An interview with Zara Lisbon – Michigan Quarterly Review
Selfie of Zara Lisbon nex to the cover of her book, Fake Plastic Girl.

An interview with Zara Lisbon

I’ve noticed a trend among many of the writers with which I went to graduate school: they’re writing YA novels and getting multiple book deals on the series they create.

Not all MFA programs encourage writing for young adult audiences, either due to preferential biases about this writing, or because they do not have the programming to support it. Irregardless of whether an MFA program has a YA track (or if the program encourages writers to write YA books), that doesn’t mean writers should shy away from creating work intended for this impressionable audience.

One of the talented people who has done just that is Zara Lisbon. Her book, Fake Plastic Girl, which B.J. Novak called, “fast-paced, fascinating, and frightening as celebrity itself,” is something both young adults and adults will enjoy (personally, I read it in 24 hours; I couldn’t put it down).

Zara is a writer of fiction and poetry. She was born in the West Village, raised on Venice Beach, and dreams of a flat overlooking Hyde Park in London. She loves and adores everything about Lana Del Rey, even the “terrible” SNL performance. Here are some more things she loves: air conditioning, abstract impressionism, artificial winter wonderlands, and falling asleep listening to the owl outside her window.

Below is an interview with Zara, which discusses her new novel, her writing process, and more. I hope she will inspire those writers hesitant to write YA books to do so.

Elizabeth Schmuhl (ES): When did you decide you wanted to become a writer?

Zara Lisbon (ZL): Truthfully, when I was about eight years old I got really obsessed with Mary-Kate and Ashley Olsen and I got it in my mind that if I could write a play that they starred in, I could meet them. So I’d just write these little plays…then I discovered Nancy Drew and my obsession switched over to wanting to write novels. When I was sixteen I started thinking seriously about pursuing it as a career, and my parents never told me I couldn’t or shouldn’t…so I did!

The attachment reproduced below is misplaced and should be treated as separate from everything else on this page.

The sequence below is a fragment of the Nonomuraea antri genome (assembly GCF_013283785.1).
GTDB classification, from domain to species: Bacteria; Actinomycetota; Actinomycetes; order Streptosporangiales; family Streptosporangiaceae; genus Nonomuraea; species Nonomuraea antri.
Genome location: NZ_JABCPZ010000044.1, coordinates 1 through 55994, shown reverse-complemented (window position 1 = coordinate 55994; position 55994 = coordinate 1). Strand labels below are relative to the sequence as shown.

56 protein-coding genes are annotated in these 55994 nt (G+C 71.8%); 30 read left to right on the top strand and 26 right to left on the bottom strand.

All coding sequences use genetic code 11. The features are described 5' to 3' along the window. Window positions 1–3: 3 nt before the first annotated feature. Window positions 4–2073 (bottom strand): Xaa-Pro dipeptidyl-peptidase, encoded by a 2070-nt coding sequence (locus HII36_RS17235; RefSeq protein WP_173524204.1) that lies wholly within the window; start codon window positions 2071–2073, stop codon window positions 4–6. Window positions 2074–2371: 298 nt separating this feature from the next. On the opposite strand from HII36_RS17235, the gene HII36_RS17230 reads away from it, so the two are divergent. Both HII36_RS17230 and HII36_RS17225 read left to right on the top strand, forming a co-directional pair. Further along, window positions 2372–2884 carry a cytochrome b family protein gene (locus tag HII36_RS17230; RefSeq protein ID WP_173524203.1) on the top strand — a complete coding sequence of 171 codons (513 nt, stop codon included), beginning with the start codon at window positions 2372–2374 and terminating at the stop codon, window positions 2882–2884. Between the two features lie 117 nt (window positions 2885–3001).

ES: You went to graduate school for fiction. Were your professors supportive of FPG? Did you even mention it during grad school?  

ZL: I didn’t come up with the idea of Fake Plastic Girl until a year after graduating from grad school, but during grad school I wrote a novel called Crystalmethylacrilate that, in retrospect, was a precursor to Fake Plastic Girl in that in deals with the insanity of growing up around fame in Los Angeles. The only two people who have read that book are my mom and Domenic Stansberry, my Vermont College of Fine Arts adviser at the time.

ES: Did anything you studied in grad school help you write FPG? What, specifically?

ZL: So much, I wouldn’t know where to begin! What first comes to my mind is the study of syntax and its role in creating and shaping emotions that I did with Clint McCown. Playing with sentence length and structure can inform the emotional experience of the writing just as much or even more so than the words themselves. 

ES: When did you begin writing FPG and how long did it take to complete?

ZL: I began writing FPG in the Summer of 2016. From beginning to end it took almost two years to finish writing Fake Plastic Girl. 

ES: What was the editing process like for you? Did Eva-Kate Kelly or Justine’s character change much from when you wrote your first draft to the final version we’re reading today?